Home » Posts tagged 'SUNDAY SERMON'
Tag Archives: SUNDAY SERMON
Jesus tells us that the time of his second coming will be much like the days of Noah, that is, people going about their daily lives, buying, selling, marrying, and giving in marriage. Most people will be caught unawares by the destruction, if you can call repeatedly being warned to repent and constantly ignoring those warnings being caught unawares. Maybe it’s better to say that most people will claim to be caught unawares.
We know that God is patient. But there is a certain measure of evil, the threshold of which God will not permit to be surpassed. It’s like an hourglass that has only a certain number of sand grains. When all the grains pass through the conduit, there are no more grains left to pass through. Time is up. No matter how much you wish there were more grains, there are none. The hourglass must be turned upside down for the grains to pass through again.
The exact measure and threshold of evil in a person’s soul is known only to God. But we can still know two general things about it: 1) The measure and threshold are perfect in their formulation, and 2) the measure and threshold are mitigated by God’s mercy. There is room for God’s mercy as long as there is time. But when time is up, mercy is no longer an option. You can no longer appeal to God’s mercy.
I mention all this not to teach you anything that you don’t already know, but simply to remind you about it. We all need reminding every now and then. God’s mercy is available to anyone who asks sincerely, but it is a time-limited offer. The people in Noah’s day found that out when they were drowning in the tsunamis, and the people in Sodom found that out when they were incinerating in brimstone.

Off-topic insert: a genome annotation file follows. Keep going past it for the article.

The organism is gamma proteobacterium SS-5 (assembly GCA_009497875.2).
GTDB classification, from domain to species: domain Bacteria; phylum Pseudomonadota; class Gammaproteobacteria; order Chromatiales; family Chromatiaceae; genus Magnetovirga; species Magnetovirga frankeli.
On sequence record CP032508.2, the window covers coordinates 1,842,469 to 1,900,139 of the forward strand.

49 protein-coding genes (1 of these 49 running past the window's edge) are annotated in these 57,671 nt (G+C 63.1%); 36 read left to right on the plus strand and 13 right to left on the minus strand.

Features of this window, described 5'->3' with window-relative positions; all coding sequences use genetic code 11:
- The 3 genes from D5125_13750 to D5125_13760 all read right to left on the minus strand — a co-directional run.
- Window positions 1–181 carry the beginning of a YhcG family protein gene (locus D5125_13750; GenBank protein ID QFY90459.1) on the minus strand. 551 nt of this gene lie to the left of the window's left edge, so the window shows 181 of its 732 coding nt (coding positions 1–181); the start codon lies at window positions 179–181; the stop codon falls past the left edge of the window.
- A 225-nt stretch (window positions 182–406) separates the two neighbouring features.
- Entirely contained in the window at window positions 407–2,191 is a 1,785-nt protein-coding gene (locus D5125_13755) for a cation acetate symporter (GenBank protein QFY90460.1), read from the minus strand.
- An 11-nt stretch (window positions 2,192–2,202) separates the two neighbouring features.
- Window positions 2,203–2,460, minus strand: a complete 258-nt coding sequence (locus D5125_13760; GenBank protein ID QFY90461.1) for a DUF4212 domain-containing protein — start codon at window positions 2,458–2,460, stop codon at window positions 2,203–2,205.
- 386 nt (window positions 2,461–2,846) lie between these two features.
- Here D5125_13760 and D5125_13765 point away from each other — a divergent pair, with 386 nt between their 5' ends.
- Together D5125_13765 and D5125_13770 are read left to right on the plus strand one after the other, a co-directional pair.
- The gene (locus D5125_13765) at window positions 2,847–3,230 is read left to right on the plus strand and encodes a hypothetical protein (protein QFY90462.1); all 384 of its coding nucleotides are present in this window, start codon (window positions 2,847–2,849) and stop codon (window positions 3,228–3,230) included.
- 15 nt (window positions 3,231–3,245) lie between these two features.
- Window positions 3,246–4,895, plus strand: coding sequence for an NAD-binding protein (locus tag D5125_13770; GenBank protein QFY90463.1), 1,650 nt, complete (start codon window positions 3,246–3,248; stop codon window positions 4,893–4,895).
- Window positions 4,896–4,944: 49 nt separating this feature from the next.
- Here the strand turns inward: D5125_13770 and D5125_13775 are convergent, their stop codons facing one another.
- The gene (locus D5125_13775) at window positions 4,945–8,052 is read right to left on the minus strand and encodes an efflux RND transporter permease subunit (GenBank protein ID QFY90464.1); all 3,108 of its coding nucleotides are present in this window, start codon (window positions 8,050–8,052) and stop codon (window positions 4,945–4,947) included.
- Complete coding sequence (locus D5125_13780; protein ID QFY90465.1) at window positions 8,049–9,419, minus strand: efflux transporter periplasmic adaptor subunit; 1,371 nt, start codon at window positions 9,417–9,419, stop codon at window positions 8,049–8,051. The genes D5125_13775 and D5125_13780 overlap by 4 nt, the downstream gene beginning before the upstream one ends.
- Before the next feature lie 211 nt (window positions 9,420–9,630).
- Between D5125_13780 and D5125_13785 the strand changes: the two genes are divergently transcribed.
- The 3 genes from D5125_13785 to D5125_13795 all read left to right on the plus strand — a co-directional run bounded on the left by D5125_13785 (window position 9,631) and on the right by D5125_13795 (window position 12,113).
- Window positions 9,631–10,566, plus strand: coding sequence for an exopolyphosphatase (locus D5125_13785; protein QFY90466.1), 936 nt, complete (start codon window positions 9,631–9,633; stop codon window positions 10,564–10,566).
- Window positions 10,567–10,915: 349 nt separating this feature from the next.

There is an expectation (even among some of God’s own people) that God should fix everything for everyone all the time, without limit, but scripture is very clear that there are provisos and time limits to God’s help and mercy. Scripture tells us over and over again that you must seek the good to get the good. You can’t live a sinful life, purposely breaking Commandments and refusing to repent, and then demand that God heal all your wounds and prevent all calamities. It doesn’t work that way. Even those who love God and follow Jesus are still subject to pain and suffering. Their pain and suffering are, however, mitigated by the presence of God’s Spirit, a blessed balm that is not available to those who reject God.
Destruction comes in an instant, but it never comes without warning. God doesn’t just one day get up on the wrong side of the throne and decide to mess up people’s life on a whim: He gives them fair warning. In fact, he gives them more than fair warning, until the threshold of evil is reached, and there is no more sand in the hourglass.
When the end comes, it will seemingly come without warning to those who defy God, though those of us who love God and keep his Commandments will know somewhat in advance, the way Jesus during his ministry years always knew somewhat in advance what was coming. We will know because God will tell us, just as he told Noah, and just as he told Lot.
The old and new Testaments are full of warnings about what happens to people who defy God and his Commandments, and the world is full of old and new Testaments and of people teaching from them. No-one can say they weren’t warned. Even if people claim they don’t have access to an old or a new Testament or to hearing people teaching from them, God has put his Commandments in everyone’s heart, so they know right from wrong even without someone teaching it to them. If they are old enough to know how to defy the right, they are old enough to know right from wrong.